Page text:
FARGO — Months after severe winter storms and springtime floods wrecked havoc on the state, infrastructure on the Cheyenne River Sioux Tribe's reservation in central South Dakota continues to deteriorate, and leadership is pointing the finger at the federal government.

The tribe said in a Monday, July 22, news release that the tribe remains under a state of emergency while all federally managed roads with culverts on the reservation remain in critical condition. And several are still closed, which "isolated hundreds of square miles of reservation from safely accessing passable roads."

Chairman Harold Frazier said in the release that, "“No one grasps the magnitude of the damage to the roads here on the reservation."

According to the release, infrastructure on the reservation was "already aging and failing" before a historically wet spring further damaged the region. In addition to damaged roads, the tribe said bridges on the reservation have been flooded and are potentially unsafe to pass.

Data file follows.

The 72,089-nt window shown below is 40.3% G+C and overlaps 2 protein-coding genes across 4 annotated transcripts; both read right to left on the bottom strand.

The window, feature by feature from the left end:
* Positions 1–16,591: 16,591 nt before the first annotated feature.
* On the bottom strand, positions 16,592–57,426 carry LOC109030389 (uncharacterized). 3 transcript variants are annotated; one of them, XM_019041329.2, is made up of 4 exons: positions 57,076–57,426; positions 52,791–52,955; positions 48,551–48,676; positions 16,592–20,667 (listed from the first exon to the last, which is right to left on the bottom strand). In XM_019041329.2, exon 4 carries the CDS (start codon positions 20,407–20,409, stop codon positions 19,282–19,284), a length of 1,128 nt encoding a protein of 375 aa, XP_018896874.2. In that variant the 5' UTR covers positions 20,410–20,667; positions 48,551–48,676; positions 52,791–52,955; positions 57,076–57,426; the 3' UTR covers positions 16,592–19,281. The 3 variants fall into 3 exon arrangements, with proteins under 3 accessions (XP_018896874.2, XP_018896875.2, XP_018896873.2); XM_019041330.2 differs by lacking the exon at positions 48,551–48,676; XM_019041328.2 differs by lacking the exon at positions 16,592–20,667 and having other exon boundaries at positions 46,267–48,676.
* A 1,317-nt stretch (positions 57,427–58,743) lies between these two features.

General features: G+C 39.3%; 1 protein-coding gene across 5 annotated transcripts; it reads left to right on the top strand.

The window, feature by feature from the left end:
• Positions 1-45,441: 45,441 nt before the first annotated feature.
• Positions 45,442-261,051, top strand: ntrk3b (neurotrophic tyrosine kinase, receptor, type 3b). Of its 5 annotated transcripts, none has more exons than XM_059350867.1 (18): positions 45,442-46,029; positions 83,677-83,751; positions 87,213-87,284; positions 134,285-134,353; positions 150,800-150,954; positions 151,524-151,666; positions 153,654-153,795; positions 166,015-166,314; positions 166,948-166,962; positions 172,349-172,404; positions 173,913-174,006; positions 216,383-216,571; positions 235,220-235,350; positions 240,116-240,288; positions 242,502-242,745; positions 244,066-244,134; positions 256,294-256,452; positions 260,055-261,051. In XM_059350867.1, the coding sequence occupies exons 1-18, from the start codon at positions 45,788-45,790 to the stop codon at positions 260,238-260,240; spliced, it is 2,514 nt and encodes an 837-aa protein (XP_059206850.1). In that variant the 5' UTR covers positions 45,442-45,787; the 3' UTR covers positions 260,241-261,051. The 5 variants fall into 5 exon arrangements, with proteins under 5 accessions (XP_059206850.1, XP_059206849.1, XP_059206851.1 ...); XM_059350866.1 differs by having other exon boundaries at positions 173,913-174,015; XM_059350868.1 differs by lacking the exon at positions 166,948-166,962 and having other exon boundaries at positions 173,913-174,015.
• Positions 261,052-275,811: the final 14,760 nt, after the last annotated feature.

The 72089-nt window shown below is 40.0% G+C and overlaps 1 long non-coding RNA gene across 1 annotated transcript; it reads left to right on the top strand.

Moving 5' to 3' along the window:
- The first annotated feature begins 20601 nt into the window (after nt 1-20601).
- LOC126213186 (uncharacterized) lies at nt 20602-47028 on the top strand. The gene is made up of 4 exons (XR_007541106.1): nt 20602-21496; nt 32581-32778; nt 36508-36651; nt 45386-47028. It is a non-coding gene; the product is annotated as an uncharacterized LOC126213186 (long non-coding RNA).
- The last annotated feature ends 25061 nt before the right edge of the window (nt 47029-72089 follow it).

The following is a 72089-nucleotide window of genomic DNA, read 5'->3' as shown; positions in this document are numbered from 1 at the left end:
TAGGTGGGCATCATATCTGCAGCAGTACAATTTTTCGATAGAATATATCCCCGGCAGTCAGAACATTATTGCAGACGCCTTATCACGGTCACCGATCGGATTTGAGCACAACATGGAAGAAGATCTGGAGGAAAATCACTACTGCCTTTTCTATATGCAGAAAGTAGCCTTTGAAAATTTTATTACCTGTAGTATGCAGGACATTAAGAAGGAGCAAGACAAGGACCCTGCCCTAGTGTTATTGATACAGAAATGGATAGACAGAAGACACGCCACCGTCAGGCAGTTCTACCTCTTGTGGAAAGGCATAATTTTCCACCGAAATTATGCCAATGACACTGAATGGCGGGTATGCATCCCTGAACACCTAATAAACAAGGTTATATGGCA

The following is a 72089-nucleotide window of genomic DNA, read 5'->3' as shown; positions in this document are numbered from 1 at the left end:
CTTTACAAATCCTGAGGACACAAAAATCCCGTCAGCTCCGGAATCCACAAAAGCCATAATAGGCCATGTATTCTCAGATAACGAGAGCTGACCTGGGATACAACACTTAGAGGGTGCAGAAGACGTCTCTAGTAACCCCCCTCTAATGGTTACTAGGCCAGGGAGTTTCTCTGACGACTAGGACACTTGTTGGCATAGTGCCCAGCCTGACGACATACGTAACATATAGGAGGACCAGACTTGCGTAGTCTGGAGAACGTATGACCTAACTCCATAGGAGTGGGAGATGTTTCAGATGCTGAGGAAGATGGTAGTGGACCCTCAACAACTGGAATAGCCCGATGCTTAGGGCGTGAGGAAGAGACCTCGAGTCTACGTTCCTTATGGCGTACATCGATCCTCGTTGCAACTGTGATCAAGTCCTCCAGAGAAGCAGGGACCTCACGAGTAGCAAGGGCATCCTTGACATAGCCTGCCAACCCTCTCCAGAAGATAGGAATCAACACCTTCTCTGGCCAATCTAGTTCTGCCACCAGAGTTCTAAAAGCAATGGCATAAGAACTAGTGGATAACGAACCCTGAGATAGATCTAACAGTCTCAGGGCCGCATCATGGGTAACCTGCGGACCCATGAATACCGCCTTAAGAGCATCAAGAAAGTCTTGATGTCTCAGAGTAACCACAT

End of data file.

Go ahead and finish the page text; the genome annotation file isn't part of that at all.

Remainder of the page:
Frazier in Monday's release pointed the finger at the Bureau of Indian Affairs, saying the federal bureau is "responsible for these roads and the lack (of) improvements, or even repairs," and that the bureau "show a complete lack of leadership."

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The BIA did not respond to a request for comment Tuesday.